In another life, I had a friend. We flew to Iceland, rented a car, and drove around the island. It was April. We were only a year or so out of college. People were confused by us. They kept saying,
"But you're Americans. Shouldn't you be on a beach somewhere?"
To which we would say we liked their country, and they would squint at us, and tell us we had more to discuss. They'd wave us inside and then we would drink coffee and they would continue to look at us through narrowed lids, as if they made us blurry enough, we would snap into focus and become the American co-eds they knew we were.
I didn't drink coffee until I went to Iceland. And I only started drinking it because it would have been rude not to. Now I have coffee every morning.
One night we made it to a town where the land was chunky volcanic rock. We had learned upon arriving on the island nation, that thermal pooling was a national past time, and we sat in a thermal pool every night. Sometimes one was associated with whatever hostel we were at. Sometimes we found a community one, or a touristy one. That night we sat in royal blue water, the sky pink, the land Mars-like in its hostility, and watched the sunset.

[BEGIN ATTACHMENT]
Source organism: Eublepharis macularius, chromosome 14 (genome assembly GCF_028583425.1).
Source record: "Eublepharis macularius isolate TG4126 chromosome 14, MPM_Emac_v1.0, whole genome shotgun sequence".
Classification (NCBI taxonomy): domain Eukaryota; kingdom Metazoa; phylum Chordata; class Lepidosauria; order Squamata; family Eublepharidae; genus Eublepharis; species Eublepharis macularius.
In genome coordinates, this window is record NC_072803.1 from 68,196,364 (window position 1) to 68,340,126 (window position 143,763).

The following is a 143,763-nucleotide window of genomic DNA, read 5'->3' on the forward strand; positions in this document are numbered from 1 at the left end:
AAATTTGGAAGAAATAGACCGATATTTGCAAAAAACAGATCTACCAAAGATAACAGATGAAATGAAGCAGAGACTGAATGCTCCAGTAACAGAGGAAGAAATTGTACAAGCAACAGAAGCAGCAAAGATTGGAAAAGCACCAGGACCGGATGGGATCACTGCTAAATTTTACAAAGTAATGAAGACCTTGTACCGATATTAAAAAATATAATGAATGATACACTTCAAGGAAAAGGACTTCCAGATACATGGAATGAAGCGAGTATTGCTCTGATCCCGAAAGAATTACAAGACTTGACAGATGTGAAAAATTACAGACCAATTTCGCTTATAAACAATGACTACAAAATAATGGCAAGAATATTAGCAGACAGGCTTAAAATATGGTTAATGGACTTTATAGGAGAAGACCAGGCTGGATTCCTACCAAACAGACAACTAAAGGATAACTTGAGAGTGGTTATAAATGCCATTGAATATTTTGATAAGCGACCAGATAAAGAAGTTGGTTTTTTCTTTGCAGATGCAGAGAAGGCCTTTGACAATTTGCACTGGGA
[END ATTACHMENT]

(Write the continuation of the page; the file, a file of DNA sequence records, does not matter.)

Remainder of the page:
Back at the hostel, the proprietor invited us for desert. We sat down with him, and a boy about our age came in. He held a liter soda bottle, label long gone.
He told us he was a truck driver, and he had brought moonshine he'd made back in his house, all the way on the other side of the island. I had heard moonshine could make me blind, but I was as close to Mars as I ever thought I could get, and I was young and invincible. My friend and I drank the moonshine out of a used soda bottle and ate ice cream covered in raisins.
When we finally stumbled outside, shuffling through the sharp rocks to our wooden cabin, which stuck out like a neon sign in a landscape sans trees, we realized something was wrong.
When we looked at the sky. Navy velvet with peppered with pin pricks, those rents in the fabric letting through the purest starlight I'd ever seen. But then, wisps of green waved before the stars. Nonsensical, silent, unprecedented.
Then we realized. We weren't going blind. We were looking at the Northern Lights. My drunken brain struggled to comprehend what I saw. The green streaming flags twisted above me and no matter how hard I listened, I couldn't hear it.
Never had I encountered something so visually significant without any accompaniment of sound.
And I haven't experienced anything like it since.